"Caught you, Goatherd..."

Jasper's breath was warm in the darkness, yet Ged shivered at the touch of it. He made to break away, and failed; in the months to come he would often wonder why he had not stopped this right there, berating himself for that failure.

"Oh, no," said Jasper, "not till you pay a forfeit."

Ged held still, alert for some new trickery.

"Do not fear, it's nothing much. I would only have you answer a question of mine."

"Ask it."

"Did you think of me, there in the Tower?"

Whatever he had expected to hear, it was not that; nor did he expect Jasper to shift against him, the tall slender body pressing closer, unwelcome and undeterred.

"No more than you thought of me. Now let me pass!"

Jasper made no move. "I was glad to see you gone," he whispered, "but what of it? None of this year's novices have been as amusing as you, Sparrowhawk." He shifted again. "Always I know what you'll do... and yet I do not."

Then Ged felt Jasper raise his hand, and braced himself, thinking the other was casting some spell; but the hand only came to rest on the front of Ged's coarse linen shirt, right over his pounding heart.

"What will you do now? If I touch you, like this..." Slowly Jasper's hand moved upward, the long fingers gliding along Ged's bare throat.

"Have you never... Truly? And what if I do this?"

Jasper's palm felt cool against the left side of Ged's face; it was Ged who burned, with a bewildering heat sweeping over him all at once. He recoiled, pressing against cold stone, but Jasper followed his motion, quick and relentless, a shadow in the dark.

Ged drew a breath that shook with rage. "I do not - "

Then Jasper's mouth came down on his, and nothing made sense any more.

It had to be a spell. It seemed not possible that he, Ged, could stand in that familiar corridor in the chill of midwinter and catch alight in an instant, like kindling, as easily as Jasper's hands slipped beneath his cloak; in no more than the space between one heartbeat and the next, between wonder and horror and his first wild thought: this was what Jasper had done with the Lady of O, and the Lord. This, and more. He could not understand why it roused him to think of that, why his lips parted in a sudden gasp, as if some strange curse were making him do the contrary of what he willed, so that he opened himself to Jasper even as he trembled with loathing, and learned the taste of a mouth he wished only to strike. Wine and disdain... another heartbeat, and another... feather-light touches, each motion precise as a court-dance, illusive as foam on the sea.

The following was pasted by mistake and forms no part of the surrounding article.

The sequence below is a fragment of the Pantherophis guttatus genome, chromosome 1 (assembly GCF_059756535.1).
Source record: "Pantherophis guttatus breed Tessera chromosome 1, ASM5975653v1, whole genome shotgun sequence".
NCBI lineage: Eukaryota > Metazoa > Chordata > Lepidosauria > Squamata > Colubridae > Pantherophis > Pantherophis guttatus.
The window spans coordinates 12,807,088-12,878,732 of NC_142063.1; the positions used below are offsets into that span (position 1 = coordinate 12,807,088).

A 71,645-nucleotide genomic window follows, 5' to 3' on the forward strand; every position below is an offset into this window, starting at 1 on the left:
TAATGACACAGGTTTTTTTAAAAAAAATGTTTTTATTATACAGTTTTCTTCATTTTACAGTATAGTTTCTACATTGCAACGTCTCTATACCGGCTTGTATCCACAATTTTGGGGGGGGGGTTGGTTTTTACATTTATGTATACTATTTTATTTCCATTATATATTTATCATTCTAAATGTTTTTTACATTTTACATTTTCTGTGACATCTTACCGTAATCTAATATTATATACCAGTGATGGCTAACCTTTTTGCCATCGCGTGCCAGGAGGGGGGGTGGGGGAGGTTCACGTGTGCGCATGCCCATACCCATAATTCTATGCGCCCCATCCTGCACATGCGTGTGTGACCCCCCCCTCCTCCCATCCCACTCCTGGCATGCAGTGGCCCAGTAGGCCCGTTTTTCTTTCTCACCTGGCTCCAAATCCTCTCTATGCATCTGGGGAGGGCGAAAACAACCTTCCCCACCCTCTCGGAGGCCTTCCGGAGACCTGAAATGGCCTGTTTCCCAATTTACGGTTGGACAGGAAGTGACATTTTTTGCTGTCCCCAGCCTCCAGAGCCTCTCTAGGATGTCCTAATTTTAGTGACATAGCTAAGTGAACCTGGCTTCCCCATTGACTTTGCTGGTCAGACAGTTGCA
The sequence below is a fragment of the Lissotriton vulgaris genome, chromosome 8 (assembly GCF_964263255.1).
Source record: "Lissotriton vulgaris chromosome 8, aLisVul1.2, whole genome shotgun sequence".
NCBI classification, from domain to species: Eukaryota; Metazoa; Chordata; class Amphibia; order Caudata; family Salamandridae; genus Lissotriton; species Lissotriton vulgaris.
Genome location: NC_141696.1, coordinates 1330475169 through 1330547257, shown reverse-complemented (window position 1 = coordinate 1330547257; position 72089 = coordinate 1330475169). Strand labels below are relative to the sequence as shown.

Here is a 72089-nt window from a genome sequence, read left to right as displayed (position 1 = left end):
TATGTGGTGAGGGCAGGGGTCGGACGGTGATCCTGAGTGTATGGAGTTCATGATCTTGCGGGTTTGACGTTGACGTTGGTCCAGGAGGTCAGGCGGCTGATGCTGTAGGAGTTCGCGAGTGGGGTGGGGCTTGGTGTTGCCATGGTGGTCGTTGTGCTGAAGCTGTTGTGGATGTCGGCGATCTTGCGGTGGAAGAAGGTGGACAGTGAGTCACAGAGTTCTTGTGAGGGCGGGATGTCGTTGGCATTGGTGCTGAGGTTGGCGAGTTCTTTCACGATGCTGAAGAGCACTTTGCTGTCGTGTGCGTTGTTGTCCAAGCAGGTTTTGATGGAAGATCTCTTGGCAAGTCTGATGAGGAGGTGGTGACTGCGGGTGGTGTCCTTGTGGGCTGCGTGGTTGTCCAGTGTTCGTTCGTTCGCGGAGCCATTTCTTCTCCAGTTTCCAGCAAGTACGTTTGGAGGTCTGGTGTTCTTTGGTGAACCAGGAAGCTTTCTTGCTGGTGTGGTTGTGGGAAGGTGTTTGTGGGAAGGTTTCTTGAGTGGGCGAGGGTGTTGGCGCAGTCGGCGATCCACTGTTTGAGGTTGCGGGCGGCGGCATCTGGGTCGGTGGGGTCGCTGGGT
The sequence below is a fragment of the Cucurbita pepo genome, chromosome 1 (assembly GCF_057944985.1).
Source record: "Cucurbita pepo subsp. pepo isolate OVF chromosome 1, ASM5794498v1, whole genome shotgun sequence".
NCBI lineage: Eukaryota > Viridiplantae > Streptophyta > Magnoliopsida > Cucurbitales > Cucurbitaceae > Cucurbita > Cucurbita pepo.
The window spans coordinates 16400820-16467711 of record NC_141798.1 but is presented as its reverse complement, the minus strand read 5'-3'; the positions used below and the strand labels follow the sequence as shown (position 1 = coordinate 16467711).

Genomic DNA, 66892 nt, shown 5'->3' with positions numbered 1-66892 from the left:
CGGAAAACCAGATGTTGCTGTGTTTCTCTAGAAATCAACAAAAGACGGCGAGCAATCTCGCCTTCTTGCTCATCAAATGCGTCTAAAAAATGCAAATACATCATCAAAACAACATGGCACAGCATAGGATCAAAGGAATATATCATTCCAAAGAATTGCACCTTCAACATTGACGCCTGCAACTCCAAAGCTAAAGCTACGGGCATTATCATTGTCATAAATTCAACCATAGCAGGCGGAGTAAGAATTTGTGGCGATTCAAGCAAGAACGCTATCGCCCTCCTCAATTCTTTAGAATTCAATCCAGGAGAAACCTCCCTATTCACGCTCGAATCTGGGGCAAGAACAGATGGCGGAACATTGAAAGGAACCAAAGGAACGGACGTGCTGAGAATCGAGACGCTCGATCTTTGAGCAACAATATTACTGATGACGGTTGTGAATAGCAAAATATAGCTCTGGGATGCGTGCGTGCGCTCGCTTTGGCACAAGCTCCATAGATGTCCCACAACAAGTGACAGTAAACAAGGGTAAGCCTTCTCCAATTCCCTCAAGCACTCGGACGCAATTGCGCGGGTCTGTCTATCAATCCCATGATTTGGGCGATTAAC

And Ged, burning, understood one thing at last: he would not endure being touched and tasted like this, as an idle toy. Anger merged with desire, driving him forward; and he rose in that long-denied fire, disrupting the dance, feeling a vicious pleasure at Jasper's small startled movement as he grasped a handful of long hair, not gently, and held his tormenter to a furious, awkward kiss: hot and hard and real.

The next moment they stood two paces apart, staring at each other mutely by Ged's werelight.

Then Jasper smiled and shrugged, regaining composure as quickly as he bent to pick up his cloak from where it had fallen. "So eager!" he said. "Who would have thought it?"

"I was not - I wanted none of that - I don't - " Ged rubbed at his mouth with the back of his hand, scowling.

"No? Well, no matter. After all, it's not for children..." Jasper turned away, his cloak swirling around him. "Good night, Goatherd."

Ged watched him go, and swore yet another oath in the darkest corner of his heart; and all around him the Great House slept, awaiting the light of dawn.